Netflix’s Scanline VFX subsidiary to inject $100M to build special effects facilities in South Korea
T-Mobile starts investigation for 100 million customers' data breach claims
T-Mobile, the mobile communication brand of the German telecommunications company Deutsche Telekom AG, is reportedly investigating an alleged customer data breach within the company.
According to Reuters, it has come to T-Mobile that there are claims posted on online forums that say personal information of its more than 100 million users have been exposed. It was said that Vice, a U.S.-based digital media outlet, was the first to report about the data breach claims, and Reuters was not able to check the truthfulness of the posts in the forum.
Based on Vice’s report, while the posts did not directly mention T-Mobile, the hacker allegedly told the media outlet that they have collected data of more than 100 million people, and these were sourced from the servers of T-Mobile. The personal information that were exposed included names, home addresses, phone numbers, social security numbers, and drivers' licenses information.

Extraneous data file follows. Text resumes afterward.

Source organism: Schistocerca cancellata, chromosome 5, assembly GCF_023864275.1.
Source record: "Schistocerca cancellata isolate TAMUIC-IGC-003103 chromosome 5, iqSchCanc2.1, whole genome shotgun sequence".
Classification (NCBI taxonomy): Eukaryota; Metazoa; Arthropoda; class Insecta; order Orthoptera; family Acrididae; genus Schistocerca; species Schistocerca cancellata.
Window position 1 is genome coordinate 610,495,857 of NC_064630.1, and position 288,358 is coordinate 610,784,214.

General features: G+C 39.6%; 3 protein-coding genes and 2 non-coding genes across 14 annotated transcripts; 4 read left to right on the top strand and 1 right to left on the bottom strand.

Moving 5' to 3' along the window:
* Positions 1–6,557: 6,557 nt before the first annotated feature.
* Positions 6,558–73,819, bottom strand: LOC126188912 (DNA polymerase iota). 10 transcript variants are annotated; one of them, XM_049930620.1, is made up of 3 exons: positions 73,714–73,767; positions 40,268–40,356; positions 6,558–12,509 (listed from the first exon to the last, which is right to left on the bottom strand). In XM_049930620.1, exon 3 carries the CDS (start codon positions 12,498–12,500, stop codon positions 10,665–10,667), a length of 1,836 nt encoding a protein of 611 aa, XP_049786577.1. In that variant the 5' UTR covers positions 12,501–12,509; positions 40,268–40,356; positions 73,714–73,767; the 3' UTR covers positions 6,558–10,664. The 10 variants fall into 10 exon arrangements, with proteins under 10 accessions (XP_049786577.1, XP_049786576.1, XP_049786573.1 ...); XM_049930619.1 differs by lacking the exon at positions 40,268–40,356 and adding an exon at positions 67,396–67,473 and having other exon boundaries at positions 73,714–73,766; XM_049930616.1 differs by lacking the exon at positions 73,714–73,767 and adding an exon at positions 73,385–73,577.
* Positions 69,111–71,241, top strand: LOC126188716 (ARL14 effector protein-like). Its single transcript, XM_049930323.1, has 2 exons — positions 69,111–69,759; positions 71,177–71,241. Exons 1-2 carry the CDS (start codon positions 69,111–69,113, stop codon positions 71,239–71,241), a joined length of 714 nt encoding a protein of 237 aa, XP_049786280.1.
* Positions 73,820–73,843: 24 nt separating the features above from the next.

"We are aware of claims made in an underground forum and have been actively investigating their validity,” T-Mobile’s spokesman told Reuters. “We do not have any additional information to share at this time."
Vice’s Motherboard reported that the hacker on the underground forum is selling the information for six bitcoin which is equivalent to about $270,000. This amount is for the data that has the social security numbers and driver licenses of 30 million individuals. The rest of the personal information is also being privately sold at the moment.
The hacker/seller said that they think T-Mobile already discovered about the data breach because they lost access to the backdoored servers. They said this after the mobile company also acted on and issued a response to the hacking speculations although they have yet to confirm if there was indeed a breach.
As posted on Gizmodo, the hackers said that they will not be affected by T-Mobile’s measures anymore since they have already downloaded the data and there are backups as well that were stored in many places.
Finally, Gizmodo contacted T-Mobile for comments when the news came out but the company said it does not have any other information to share since they are still investigating at this time.